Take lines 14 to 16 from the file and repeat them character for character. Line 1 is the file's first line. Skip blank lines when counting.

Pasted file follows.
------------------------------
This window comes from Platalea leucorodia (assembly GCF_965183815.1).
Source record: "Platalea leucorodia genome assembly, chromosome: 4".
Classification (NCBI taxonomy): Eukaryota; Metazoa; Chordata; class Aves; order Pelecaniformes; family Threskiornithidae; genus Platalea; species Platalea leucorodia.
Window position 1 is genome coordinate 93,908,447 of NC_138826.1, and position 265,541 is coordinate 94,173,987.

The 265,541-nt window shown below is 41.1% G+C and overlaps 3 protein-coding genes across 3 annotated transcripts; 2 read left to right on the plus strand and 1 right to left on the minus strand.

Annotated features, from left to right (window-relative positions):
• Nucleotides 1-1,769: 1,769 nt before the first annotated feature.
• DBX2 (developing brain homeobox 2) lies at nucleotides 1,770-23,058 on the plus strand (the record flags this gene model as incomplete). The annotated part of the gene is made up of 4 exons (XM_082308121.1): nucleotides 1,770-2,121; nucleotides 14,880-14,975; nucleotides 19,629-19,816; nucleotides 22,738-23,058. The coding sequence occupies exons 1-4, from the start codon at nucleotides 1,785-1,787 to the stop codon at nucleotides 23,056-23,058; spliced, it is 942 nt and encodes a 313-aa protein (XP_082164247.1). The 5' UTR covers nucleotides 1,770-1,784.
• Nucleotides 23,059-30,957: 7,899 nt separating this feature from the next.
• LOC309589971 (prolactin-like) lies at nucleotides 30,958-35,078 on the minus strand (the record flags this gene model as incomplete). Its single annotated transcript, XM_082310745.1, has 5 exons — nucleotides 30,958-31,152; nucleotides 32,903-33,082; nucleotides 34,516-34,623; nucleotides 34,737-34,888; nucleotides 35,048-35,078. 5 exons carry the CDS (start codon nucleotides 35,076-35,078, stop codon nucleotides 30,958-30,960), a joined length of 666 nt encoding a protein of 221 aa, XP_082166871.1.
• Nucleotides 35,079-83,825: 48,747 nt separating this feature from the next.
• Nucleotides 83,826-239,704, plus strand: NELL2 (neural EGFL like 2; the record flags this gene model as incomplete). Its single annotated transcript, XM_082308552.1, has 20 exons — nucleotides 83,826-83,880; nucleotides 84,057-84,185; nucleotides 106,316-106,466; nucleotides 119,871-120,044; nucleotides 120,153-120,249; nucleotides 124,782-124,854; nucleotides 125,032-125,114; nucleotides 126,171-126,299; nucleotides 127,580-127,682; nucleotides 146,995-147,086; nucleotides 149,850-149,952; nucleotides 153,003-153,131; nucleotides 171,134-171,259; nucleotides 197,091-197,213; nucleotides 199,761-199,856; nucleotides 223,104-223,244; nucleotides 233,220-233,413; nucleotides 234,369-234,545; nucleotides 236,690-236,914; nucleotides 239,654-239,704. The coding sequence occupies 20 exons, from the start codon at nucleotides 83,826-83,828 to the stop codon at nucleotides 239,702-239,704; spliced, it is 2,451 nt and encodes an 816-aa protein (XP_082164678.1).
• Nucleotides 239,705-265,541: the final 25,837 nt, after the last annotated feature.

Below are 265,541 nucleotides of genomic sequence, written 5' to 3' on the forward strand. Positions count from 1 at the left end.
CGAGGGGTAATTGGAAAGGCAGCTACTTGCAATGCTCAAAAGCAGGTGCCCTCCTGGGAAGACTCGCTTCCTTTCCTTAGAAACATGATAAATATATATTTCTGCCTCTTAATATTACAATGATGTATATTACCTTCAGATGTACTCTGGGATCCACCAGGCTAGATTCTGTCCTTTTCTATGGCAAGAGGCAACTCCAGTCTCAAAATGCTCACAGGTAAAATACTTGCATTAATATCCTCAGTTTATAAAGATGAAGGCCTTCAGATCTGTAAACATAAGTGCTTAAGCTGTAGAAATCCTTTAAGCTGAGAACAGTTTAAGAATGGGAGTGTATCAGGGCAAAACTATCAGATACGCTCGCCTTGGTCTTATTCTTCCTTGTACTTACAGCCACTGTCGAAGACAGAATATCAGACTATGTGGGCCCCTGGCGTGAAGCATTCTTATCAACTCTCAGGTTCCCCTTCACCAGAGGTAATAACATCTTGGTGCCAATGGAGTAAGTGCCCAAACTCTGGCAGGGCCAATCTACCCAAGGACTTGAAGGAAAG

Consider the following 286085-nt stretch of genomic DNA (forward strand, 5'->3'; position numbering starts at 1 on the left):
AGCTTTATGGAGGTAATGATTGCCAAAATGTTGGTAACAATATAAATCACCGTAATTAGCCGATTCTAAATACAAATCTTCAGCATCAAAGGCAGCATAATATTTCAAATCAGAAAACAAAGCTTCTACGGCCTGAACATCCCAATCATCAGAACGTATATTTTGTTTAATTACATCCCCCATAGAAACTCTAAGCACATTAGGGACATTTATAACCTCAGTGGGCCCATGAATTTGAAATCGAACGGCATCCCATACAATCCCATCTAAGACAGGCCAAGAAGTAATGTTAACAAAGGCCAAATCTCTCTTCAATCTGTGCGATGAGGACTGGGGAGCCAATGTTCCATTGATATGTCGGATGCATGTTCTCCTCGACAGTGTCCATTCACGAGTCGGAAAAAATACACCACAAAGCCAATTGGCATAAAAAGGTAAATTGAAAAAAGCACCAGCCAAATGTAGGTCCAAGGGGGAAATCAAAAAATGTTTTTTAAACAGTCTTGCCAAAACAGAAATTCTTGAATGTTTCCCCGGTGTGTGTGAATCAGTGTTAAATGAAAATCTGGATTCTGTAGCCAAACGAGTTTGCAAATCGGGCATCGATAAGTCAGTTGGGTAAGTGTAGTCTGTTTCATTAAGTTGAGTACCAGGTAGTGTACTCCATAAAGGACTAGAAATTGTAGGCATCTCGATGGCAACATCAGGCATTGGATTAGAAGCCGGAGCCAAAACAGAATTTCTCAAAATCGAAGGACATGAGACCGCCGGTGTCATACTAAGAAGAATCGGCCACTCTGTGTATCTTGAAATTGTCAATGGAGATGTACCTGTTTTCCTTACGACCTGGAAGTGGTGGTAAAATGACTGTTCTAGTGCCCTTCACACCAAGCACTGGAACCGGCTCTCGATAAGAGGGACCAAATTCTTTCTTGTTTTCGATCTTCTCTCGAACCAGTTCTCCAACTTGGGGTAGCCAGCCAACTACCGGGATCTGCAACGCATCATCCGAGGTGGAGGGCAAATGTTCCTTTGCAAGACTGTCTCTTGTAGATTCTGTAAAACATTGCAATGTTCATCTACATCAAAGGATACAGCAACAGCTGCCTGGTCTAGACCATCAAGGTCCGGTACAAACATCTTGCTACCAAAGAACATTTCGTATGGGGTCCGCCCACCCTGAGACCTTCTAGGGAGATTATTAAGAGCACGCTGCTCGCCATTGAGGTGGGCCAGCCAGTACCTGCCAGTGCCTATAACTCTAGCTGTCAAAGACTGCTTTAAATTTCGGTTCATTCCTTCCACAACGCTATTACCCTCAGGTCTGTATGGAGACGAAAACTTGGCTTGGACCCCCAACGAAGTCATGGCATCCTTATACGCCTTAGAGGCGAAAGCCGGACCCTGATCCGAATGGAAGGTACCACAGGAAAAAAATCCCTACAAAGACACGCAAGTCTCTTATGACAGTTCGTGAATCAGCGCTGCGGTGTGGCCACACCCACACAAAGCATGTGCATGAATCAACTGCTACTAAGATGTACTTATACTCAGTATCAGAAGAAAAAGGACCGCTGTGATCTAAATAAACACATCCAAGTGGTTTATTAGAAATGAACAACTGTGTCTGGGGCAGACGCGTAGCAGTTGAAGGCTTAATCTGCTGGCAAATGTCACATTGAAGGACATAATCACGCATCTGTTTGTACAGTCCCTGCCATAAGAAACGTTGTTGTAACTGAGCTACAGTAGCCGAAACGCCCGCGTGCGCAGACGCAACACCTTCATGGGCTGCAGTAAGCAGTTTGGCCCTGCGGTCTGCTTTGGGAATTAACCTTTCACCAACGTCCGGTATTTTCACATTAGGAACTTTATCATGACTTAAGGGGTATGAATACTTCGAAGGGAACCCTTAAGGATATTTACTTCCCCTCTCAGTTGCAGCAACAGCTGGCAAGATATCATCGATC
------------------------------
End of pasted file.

Below are 265,541 nucleotides of genomic sequence, written 5' to 3' on the forward strand. Positions count from 1 at the left end.
CGAGGGGTAATTGGAAAGGCAGCTACTTGCAATGCTCAAAAGCAGGTGCCCTCCTGGGAAGACTCGCTTCCTTTCCTTAGAAACATGATAAATATATATTTCTGCCTCTTAATATTACAATGATGTATATTACCTTCAGATGTACTCTGGGATCCACCAGGCTAGATTCTGTCCTTTTCTATGGCAAGAGGCAACTCCAGTCTCAAAATGCTCACAGGTAAAATACTTGCATTAATATCCTCAGTTTATAAAGATGAAGGCCTTCAGATCTGTAAACATAAGTGCTTAAGCTGTAGAAATCCTTTAAGCTGAGAACAGTTTAAGAATGGGAGTGTATCAGGGCAAAACTATCAGATACGCTCGCCTTGGTCTTATTCTTCCTTGTACTTACAGCCACTGTCGAAGACAGAATATCAGACTATGTGGGCCCCTGGCGTGAAGCATTCTTATCAACTCTCAGGTTCCCCTTCACCAGAGGTAATAACATCTTGGTGCCAATGGAGTAAGTGCCCAAACTCTGGCAGGGCCAATCTACCCAAGGACTTGAAGGAAAG

Consider the following 286085-nt stretch of genomic DNA (forward strand, 5'->3'; position numbering starts at 1 on the left):